BART expects ridership won’t be close to rebounding to pre-pandemic levels for years and is grappling with “a crisis without precedent in our history,” the transit agency’s staff told its board Thursday. The pandemic is expected to cost the train system more than $1 billion in revenue losses through fiscal year 2022.

Board directors said Thursday that they want to see possible scenarios about which service could be brought back when depending on returning ridership…Director Liz Ames said she would like more investment in capital projects. She stressed moving forward on new, more secure fare gates which aren’t yet fully funded. General Manager Bob Powers said fare gates are a high priority. Director Debora Allen said “safe, clean, affordable transit” will get people back the fastest. She pushed for new fare gates and more police enforcement.

Service has been reduced almost by half, and they’re worried about whether Cubic gets their cut.

New faregates will not prevent anyone from going through the emergency exit

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COVID-19 has slammed the Portland WES commuter rail service, with ridership down 75%. But even before the pandemic, the service was struggling due to poor service and sky-high operating costs:

Since its inception, WES has seen operating costs per passenger dip slightly then rise dramatically. In fiscal year 2019, WES cost Trimet $19.75 per passenger. The operating cost per rider jumped to $27.39 in fiscal year 2020 before skyrocketing to $91.15 during the first six months of fiscal year 2021.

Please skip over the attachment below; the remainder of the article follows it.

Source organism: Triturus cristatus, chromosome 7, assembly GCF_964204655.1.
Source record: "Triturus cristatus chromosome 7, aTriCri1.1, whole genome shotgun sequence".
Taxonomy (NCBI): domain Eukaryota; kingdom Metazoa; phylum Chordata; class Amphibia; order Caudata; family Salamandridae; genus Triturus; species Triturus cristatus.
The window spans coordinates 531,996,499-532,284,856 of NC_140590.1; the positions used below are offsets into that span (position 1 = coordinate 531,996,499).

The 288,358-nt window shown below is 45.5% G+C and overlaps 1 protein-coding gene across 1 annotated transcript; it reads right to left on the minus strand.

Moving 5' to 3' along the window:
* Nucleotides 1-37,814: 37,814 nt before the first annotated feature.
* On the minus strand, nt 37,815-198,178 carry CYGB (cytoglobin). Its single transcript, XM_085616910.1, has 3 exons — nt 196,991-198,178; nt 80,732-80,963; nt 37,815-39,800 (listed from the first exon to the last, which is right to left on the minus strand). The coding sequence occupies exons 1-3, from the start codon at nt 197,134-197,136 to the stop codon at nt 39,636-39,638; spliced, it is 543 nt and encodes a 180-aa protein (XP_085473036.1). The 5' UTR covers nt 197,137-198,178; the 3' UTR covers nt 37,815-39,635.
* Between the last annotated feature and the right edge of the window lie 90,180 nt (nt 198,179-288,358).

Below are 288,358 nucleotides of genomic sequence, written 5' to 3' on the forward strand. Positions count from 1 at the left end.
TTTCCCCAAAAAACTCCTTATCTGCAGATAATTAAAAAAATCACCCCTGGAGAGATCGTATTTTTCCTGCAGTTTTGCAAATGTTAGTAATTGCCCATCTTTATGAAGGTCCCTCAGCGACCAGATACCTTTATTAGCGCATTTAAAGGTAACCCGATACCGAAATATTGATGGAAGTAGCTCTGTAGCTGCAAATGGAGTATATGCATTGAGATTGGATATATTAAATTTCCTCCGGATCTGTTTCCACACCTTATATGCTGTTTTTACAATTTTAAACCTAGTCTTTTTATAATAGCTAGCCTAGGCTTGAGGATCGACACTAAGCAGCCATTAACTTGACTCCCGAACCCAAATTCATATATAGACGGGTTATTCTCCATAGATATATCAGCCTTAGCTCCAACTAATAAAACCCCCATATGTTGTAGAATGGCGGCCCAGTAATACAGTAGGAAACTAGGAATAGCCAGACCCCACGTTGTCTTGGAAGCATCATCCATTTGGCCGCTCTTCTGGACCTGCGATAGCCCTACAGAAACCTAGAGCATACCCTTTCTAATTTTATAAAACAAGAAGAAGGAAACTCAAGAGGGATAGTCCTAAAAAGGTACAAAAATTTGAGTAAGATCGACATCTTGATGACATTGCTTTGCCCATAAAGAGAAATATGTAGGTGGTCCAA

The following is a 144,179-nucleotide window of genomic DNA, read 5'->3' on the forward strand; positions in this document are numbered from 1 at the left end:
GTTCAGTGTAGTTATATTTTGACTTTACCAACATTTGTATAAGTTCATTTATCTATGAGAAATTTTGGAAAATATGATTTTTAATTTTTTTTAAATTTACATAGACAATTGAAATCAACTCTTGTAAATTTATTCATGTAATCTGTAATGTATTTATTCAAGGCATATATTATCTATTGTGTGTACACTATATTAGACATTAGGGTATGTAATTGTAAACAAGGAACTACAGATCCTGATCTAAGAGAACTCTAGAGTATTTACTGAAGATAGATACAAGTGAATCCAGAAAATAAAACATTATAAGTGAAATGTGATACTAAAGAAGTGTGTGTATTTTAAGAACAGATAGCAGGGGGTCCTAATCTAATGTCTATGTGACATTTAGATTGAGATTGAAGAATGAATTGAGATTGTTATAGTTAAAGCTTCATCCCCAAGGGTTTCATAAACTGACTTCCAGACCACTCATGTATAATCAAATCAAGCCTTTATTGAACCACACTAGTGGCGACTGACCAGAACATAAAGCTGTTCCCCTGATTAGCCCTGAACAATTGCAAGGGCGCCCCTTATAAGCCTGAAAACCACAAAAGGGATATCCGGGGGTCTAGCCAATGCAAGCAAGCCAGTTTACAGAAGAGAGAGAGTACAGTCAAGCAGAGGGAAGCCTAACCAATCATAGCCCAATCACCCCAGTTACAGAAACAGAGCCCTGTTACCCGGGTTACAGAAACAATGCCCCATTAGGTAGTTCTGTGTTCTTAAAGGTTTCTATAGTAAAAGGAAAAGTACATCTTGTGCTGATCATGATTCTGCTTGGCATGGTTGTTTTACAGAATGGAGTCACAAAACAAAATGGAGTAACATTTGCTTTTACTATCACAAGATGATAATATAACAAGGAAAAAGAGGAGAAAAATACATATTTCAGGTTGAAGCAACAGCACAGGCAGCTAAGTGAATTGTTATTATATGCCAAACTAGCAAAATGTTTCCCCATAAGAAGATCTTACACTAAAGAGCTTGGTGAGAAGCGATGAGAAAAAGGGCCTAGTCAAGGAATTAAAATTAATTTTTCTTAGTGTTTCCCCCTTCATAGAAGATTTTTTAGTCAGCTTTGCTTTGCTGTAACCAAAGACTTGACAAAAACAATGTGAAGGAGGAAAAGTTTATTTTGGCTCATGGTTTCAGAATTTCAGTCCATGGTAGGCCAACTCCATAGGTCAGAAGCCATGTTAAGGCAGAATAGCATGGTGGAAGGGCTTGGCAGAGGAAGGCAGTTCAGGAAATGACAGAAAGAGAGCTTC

When comparing the cost of operating WES versus TriMet’s other services like light rail and bus, it’s not even close. In December 2020, the operation costs per rider for WES was $108, compared to $9.32 for MAX light rail and $9.82 for bus service.

TriMet said the commuter rail is always more expensive because it requires two people to operate – an engineer and a conductor – compared to other types of transit, like bus and light rail, which require only one operator.

Conductors are an anachronism, as demonstrated by the gazillions of DMU services doing one-man operation. Given their dire financial condition, it is incredible that WES has not eliminated the position.